J, S, and I made our way to the start line together. We were in the same corral and these men kindly waited for me as I waited in the port-a-pottie line. We made it to the corral just before the race started. As a newbie, I let J, who is Perfect Dopey, guide me. If I thought I went out too fast for the first two races, J led me out at a snail’s pace. The three of us (J, S, and I) stuck together for three or four miles until we passed the Team Fox cheering section just before the Magic Kingdom. I was running much slower than I trained for, but I still feared what would happen in the heat and humidity if I went out too hard. I had a whole marathon left, and I chose to trust J. So I ran the entire Half Marathon with J. Looking back, I’m pretty sure J took the opportunity to coach me and felt like I needed some distraction. That man has stories and I heard a lot of them on those 13.1 miles. Did they distract me? Yes. Did we end up doing a Half Marathon in negative splits? Yes. Did I delude myself into thinking I was helping him, but J was really helping me? Absolutely.

We had the official Team Fox dinner on Saturday night between the Half and Full marathons. Again, this was a first for me. I’d never taken advantage of a pre-race carb-loading dinner. I’d never been part of a team in running, either. Maybe it began to dawn on me that this was a team event at dinner.

Sunday morning, we woke up way too early (2:45 a.m.) and got to our Team Fox circle location on time (by 3:30 a.m.). Now we knew these people. Now, these were our people. Without much discussion, J, S, and I again headed toward our corral. I think the original, unspoken, plan was to approach the marathon as we had the Half: stick together at the beginning, then run our own races at the end. But something changed. I’m not sure any of us could identify, even now, what happened, but it definitely happened. All I know is that we stuck together for the entire marathon. I know for certain that both J and S are faster runners than me – no matter the distance. But I also know, with some certainty, that they did not hold themselves back only for me during the marathon. Sure – I had several moments when one or both of them were the reason I felt that I could (or needed to) keep going. I also suspect, though, that there were times when I did the same for them. This was the first time I truly saw the ebbs and flows of my personal marathon experience held up against the ebbs and flows of someone else’s marathon experience.

In the end, I needed J & S for miles 18-22. And, with the heat and the humidity and the alignment of the stars, I think they needed me at other times. Regardless, we finished the race and we finished it together.

Just after we crossed the finish line, Disney decided to shorten the course due to the heat. So, there are some other things I know. First, I would not have finished when I did if I had not run with J and S that day. I don’t even know if I would have finished in time to avoid the shortened course. Second, I came away from the experience feeling stronger than I thought I was. Stronger physically and stronger emotionally. Third, I experienced the joy of running an individual event as a team.

I’m not sure how to adequately explain this concept of an individual event feeling like a team event. My “team events” growing up were limited to theater and choir – each person played their part and each part was required for the larger thing to happen properly. My misconception of distance running as an individual sport where any support I got was in the training and not in the execution is understandable – and it was true for me for a very long time. I am forever grateful that I see the potential and the benefits of running as an individual who is willing to accept the encouragement, wisdom, energy, and companionship of others in the pursuit (and accomplishment) of big, lofty race goals. I cannot thank my Team Fox colleagues enough because THAT lesson is priceless to me.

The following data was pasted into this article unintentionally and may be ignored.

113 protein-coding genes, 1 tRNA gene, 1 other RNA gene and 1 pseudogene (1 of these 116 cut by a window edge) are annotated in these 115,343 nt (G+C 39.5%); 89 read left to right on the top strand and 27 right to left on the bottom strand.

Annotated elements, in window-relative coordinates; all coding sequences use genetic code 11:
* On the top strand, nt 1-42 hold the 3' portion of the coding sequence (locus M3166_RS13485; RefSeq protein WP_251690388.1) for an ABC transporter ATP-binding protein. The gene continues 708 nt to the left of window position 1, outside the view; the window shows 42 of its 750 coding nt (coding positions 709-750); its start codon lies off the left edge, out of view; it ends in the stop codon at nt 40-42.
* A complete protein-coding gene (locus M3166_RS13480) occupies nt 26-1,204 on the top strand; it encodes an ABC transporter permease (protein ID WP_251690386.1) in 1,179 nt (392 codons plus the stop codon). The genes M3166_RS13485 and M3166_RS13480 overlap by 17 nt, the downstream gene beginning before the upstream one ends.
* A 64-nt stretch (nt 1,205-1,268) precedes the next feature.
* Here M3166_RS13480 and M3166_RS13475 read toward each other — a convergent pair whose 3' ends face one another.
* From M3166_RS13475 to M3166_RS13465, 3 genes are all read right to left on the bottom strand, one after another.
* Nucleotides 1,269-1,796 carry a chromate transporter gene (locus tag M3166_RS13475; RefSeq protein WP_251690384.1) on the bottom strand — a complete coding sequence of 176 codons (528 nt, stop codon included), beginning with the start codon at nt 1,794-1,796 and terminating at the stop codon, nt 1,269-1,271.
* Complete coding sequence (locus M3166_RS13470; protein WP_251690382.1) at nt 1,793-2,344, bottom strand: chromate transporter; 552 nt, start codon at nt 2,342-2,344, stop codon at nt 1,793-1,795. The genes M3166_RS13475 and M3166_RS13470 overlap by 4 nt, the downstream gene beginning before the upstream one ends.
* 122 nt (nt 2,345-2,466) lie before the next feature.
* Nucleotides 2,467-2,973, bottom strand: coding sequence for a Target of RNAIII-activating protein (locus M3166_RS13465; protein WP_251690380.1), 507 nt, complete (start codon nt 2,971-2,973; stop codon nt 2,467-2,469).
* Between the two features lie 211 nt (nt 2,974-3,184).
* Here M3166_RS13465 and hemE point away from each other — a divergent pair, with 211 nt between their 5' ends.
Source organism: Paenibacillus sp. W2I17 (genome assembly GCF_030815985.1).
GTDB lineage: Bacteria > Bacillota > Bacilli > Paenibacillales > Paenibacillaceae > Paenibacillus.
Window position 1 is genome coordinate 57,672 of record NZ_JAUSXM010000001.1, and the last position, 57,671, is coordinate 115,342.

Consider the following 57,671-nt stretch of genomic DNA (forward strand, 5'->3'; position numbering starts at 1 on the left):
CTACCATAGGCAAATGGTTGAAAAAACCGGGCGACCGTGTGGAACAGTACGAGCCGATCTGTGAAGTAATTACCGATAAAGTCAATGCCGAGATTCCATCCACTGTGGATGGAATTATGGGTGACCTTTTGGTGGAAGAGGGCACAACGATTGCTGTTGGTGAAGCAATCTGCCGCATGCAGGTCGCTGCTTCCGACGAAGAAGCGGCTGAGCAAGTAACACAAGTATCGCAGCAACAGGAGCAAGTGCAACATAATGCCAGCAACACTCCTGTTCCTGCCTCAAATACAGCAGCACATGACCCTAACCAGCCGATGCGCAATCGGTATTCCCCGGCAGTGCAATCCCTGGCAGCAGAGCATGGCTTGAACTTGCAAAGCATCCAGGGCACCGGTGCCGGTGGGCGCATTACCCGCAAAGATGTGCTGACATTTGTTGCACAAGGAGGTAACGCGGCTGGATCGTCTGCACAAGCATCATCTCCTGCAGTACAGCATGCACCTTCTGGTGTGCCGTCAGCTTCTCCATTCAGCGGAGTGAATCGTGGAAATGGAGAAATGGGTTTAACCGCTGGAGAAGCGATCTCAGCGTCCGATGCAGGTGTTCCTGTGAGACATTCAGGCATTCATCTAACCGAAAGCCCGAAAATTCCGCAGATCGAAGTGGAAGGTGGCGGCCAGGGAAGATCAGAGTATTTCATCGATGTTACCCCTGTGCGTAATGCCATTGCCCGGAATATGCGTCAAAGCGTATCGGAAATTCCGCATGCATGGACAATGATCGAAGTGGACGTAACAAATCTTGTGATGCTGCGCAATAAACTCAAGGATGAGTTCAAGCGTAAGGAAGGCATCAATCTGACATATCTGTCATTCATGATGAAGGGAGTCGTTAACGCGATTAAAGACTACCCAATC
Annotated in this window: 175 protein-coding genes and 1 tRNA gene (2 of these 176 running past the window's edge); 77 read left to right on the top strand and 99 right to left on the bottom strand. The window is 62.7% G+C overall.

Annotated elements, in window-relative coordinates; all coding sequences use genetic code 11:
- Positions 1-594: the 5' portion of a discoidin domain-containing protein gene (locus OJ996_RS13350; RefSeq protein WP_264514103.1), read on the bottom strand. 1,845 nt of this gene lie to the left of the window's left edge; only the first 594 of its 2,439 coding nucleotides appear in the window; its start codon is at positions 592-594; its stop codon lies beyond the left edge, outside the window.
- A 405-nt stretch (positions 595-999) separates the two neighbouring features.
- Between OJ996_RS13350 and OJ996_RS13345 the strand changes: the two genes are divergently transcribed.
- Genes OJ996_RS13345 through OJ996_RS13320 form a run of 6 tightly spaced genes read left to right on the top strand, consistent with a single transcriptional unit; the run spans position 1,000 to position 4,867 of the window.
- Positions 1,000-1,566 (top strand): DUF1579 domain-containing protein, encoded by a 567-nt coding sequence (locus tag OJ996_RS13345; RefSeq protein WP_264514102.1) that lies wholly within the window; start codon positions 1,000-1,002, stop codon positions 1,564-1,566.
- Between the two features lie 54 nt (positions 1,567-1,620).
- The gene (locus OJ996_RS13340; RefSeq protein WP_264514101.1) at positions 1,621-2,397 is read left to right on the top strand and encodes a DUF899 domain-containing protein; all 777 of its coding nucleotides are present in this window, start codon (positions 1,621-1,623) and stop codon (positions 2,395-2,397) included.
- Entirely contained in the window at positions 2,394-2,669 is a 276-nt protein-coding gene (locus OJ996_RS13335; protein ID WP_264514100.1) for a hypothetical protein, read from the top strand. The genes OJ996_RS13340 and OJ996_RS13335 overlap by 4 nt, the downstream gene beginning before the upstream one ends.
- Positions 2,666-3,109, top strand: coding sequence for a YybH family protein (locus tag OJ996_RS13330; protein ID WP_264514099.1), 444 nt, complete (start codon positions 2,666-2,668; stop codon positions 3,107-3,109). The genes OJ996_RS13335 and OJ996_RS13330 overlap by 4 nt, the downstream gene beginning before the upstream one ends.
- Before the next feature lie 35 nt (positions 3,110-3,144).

Now – for those of you reading this for more Run Disney and Dopey Challenge tips, here are some other take-aways:

  1. If you are going to do a Theme Park during your trip, be purposeful about it. We chose to do only one (Universal for Harry Potter World) and did it on the 5K day. Of all the days to do it, the 5K day was the right one. My legs weren’t too tired and I didn’t worry too much about the exertion getting in the way of the upcoming, longer races. That said, my feet were tired by the end of the day at Universal, even though I didn’t think we did that much walking. I’m sure, with some practice, I could feel comfortable doing multiple parks, but for the first year I think one park was perfect.
  2. Find a local (or a huge Disney fan) to tell you where all the bathrooms are in the parks. No joke. There will be port-a-potties everywhere and if you need to use one, you’ll have plenty of opportunity. But, if you prefer a real bathroom with lights, a toilet seat, running water, and soap, there are plenty of them in the Disney parks and they are all open during the races. The trick is knowing where they are so you fine the ones without the long lines.
  3. If you want a shadow box for all your bling, and you don’t want to make it extra-personalized, use one of the deals offered by Disney at the Expo or online – the deals don’t last long, and they may seem expensive, but they are at least half the price of a custom order at home.

If you want donate to my Dopey Challenge, you can do so here. Thank You.